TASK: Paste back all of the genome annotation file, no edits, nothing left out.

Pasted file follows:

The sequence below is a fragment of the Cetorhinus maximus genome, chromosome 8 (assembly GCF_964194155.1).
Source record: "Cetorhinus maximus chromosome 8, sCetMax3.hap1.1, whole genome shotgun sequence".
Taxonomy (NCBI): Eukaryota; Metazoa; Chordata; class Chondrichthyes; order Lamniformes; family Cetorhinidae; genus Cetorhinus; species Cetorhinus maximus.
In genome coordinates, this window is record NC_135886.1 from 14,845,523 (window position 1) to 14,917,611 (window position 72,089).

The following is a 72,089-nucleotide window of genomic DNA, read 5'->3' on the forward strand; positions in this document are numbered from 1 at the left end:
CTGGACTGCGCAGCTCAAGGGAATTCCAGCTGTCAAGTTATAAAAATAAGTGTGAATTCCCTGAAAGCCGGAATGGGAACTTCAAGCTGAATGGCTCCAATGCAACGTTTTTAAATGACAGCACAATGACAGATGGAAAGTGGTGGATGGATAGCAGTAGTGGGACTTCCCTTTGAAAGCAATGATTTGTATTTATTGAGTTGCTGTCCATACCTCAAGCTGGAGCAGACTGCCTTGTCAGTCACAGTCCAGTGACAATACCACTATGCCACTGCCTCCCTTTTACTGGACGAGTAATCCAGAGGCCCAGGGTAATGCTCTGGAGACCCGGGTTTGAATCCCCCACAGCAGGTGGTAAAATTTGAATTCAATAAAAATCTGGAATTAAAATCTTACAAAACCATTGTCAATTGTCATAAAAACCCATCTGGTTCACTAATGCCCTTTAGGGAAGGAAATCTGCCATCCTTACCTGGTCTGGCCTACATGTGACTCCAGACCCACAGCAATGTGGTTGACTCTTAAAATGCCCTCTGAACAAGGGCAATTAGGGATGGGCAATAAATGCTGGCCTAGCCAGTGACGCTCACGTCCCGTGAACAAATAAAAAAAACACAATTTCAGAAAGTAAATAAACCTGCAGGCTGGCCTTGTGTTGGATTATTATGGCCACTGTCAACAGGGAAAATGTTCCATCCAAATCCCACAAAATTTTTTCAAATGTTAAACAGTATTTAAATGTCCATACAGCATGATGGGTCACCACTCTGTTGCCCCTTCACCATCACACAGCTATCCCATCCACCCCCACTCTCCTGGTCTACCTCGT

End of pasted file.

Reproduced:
The sequence below is a fragment of the Cetorhinus maximus genome, chromosome 8 (assembly GCF_964194155.1).
Source record: "Cetorhinus maximus chromosome 8, sCetMax3.hap1.1, whole genome shotgun sequence".
Taxonomy (NCBI): Eukaryota; Metazoa; Chordata; class Chondrichthyes; order Lamniformes; family Cetorhinidae; genus Cetorhinus; species Cetorhinus maximus.
In genome coordinates, this window is record NC_135886.1 from 14,845,523 (window position 1) to 14,917,611 (window position 72,089).

The following is a 72,089-nucleotide window of genomic DNA, read 5'->3' on the forward strand; positions in this document are numbered from 1 at the left end:
CTGGACTGCGCAGCTCAAGGGAATTCCAGCTGTCAAGTTATAAAAATAAGTGTGAATTCCCTGAAAGCCGGAATGGGAACTTCAAGCTGAATGGCTCCAATGCAACGTTTTTAAATGACAGCACAATGACAGATGGAAAGTGGTGGATGGATAGCAGTAGTGGGACTTCCCTTTGAAAGCAATGATTTGTATTTATTGAGTTGCTGTCCATACCTCAAGCTGGAGCAGACTGCCTTGTCAGTCACAGTCCAGTGACAATACCACTATGCCACTGCCTCCCTTTTACTGGACGAGTAATCCAGAGGCCCAGGGTAATGCTCTGGAGACCCGGGTTTGAATCCCCCACAGCAGGTGGTAAAATTTGAATTCAATAAAAATCTGGAATTAAAATCTTACAAAACCATTGTCAATTGTCATAAAAACCCATCTGGTTCACTAATGCCCTTTAGGGAAGGAAATCTGCCATCCTTACCTGGTCTGGCCTACATGTGACTCCAGACCCACAGCAATGTGGTTGACTCTTAAAATGCCCTCTGAACAAGGGCAATTAGGGATGGGCAATAAATGCTGGCCTAGCCAGTGACGCTCACGTCCCGTGAACAAATAAAAAAAACACAATTTCAGAAAGTAAATAAACCTGCAGGCTGGCCTTGTGTTGGATTATTATGGCCACTGTCAACAGGGAAAATGTTCCATCCAAATCCCACAAAATTTTTTCAAATGTTAAACAGTATTTAAATGTCCATACAGCATGATGGGTCACCACTCTGTTGCCCCTTCACCATCACACAGCTATCCCATCCACCCCCACTCTCCTGGTCTACCTCGT